We know they waited out what seems like a heavy downpour of rain, though (well, heavy enough they waited it out), and if we could find an independent source for when that rain event ended, we could evaluate their stated times, and perhaps make adjustments accordingly.

          However, without that, we are stuck with the times they give, and we are stuck with (or at least should be) concerns as to just how reliable that stated time is. Generally a few minutes here or there is of no big concern, but the events of Mitre Square are pretty tight, and a few minutes one way (as in my examples above), would mean there's a bit more time for the murder, while a few minutes the other way (i.e. it was 1:33 not 1:30), probably rules out the Church Passage Couple as Eddowes and JtR (as 1:33, plus another 3-5 minutes waiting for the rain to stop, means they didn't move on until as late as 1:39, giving only a couple minutes for the CPC to get to the crime location, and then less than 2 minutes I think it would be until PC Harvey arrives!)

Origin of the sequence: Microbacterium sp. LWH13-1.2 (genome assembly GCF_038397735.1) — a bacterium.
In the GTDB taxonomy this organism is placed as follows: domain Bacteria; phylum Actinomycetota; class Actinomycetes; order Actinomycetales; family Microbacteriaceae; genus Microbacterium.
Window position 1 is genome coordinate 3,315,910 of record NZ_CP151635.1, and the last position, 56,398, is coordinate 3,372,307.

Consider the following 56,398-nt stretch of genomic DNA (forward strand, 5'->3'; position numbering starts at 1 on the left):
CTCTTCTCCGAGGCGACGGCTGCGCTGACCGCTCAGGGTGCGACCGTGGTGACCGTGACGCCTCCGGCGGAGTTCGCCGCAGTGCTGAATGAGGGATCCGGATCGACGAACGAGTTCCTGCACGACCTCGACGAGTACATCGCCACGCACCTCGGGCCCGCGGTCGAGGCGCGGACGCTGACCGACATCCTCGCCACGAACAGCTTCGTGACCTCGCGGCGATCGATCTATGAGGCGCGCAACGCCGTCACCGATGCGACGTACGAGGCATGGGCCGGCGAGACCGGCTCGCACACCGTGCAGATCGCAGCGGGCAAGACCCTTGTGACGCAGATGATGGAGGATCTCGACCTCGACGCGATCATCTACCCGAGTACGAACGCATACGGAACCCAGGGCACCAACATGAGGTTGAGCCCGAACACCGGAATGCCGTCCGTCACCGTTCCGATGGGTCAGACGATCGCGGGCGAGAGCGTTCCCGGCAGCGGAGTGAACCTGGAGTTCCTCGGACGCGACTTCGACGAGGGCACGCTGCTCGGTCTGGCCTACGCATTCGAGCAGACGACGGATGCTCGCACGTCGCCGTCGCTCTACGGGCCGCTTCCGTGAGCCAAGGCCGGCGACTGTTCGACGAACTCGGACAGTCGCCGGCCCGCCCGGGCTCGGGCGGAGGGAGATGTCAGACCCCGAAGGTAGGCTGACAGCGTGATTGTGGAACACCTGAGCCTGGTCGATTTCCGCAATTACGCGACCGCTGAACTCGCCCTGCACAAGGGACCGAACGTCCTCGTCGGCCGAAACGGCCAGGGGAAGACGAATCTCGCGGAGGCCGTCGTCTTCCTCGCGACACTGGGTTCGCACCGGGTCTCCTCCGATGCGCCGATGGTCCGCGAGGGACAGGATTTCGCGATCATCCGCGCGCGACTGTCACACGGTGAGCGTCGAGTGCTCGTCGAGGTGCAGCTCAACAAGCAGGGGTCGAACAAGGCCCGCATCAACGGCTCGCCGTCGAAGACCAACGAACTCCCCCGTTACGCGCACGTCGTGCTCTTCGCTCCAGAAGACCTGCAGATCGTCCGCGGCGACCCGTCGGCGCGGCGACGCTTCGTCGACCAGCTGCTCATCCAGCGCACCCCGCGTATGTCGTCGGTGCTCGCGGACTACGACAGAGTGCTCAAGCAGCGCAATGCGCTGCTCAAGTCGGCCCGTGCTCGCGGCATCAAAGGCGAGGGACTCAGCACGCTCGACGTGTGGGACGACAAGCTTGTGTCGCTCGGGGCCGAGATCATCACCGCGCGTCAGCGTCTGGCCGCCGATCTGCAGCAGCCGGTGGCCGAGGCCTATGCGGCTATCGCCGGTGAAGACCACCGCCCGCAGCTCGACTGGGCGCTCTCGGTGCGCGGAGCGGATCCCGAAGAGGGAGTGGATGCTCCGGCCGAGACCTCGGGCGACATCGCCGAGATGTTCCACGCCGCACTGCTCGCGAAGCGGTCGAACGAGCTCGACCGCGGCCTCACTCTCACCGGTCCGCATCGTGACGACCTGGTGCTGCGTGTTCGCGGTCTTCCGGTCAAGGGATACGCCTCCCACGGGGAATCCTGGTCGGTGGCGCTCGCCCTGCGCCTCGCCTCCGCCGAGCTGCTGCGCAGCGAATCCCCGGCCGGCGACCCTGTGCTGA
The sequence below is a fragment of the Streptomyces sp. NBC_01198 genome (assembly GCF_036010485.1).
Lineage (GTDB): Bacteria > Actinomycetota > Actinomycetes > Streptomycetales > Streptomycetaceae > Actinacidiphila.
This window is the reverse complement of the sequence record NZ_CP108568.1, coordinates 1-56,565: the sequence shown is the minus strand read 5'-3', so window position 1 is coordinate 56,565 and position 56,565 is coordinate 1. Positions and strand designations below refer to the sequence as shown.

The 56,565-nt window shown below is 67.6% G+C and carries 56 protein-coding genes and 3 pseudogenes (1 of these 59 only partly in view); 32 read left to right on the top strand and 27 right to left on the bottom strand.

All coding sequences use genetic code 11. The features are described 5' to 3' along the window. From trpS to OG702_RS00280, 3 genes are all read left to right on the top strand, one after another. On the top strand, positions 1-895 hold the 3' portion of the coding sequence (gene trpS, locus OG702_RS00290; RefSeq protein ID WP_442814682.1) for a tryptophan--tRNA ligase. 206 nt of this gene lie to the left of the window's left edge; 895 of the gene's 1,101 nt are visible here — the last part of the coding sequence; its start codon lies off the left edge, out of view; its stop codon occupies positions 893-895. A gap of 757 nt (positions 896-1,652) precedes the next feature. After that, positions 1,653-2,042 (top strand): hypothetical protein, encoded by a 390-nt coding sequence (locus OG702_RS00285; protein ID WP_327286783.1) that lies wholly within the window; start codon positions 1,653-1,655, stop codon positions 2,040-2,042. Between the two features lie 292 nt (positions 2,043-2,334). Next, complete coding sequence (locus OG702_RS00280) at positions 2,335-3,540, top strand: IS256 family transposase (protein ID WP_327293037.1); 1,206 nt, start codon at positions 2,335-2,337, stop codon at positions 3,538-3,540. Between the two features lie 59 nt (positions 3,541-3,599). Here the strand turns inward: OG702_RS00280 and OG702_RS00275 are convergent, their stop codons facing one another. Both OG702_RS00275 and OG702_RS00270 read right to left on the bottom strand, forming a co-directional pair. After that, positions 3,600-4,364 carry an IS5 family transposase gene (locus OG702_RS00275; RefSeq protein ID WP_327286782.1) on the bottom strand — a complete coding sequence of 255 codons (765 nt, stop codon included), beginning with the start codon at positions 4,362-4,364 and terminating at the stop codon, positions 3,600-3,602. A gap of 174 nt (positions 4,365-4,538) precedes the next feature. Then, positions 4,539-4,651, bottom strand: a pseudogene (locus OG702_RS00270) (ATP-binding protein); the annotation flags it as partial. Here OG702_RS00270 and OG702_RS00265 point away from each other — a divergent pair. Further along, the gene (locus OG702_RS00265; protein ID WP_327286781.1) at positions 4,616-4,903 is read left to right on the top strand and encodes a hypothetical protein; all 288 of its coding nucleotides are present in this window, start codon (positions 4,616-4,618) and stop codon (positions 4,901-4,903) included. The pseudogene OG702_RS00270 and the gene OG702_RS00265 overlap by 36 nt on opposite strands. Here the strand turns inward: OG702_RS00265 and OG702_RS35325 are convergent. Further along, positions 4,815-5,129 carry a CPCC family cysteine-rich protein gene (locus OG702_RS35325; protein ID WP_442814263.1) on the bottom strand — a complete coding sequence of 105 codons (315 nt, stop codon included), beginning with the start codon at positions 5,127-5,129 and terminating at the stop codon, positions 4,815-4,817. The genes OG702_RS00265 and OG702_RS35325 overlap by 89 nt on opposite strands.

As stated, 1:30, there remains enough time for the CPC to be Eddowes and JtR even if the murder and mutilations require 5 minutes, but it is quite tight. An extra minute or two (i.e. the club clock/his watch, actually reads 1:28 or 1:29 not exactly 1:30), extends the time at the crime scene, making the CPC being Eddowes and JtR more plausible.

          Anyway, I'm not arguing that therefore Lawende et co must have in their recollections "rounded up" to 1:30, or must have "rounded down" to 1:30, they could have done either, or it might even be the time they give was actually the time their clocks said it was. We don't know, but that, as always, is what the problem is. We don't know for sure, so we have to consider a range of options.

          - Jeff

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          • #35
            Originally posted by JeffHamm View Post

            Hi Herlock,

            There are other things to consider as well, of course. Lawende and co, when they're leaving the club, are not recording the time with any real need for precision. If they looked at the clock at it actually reads 1:28, let's say, then it that's going to be viewed as "Oh, it's 1:30". His watch might read a slightly different time, but for a group of fellows getting ready to go home, both his watch and the club clock read close enough to 1:30 as to make no difference to them.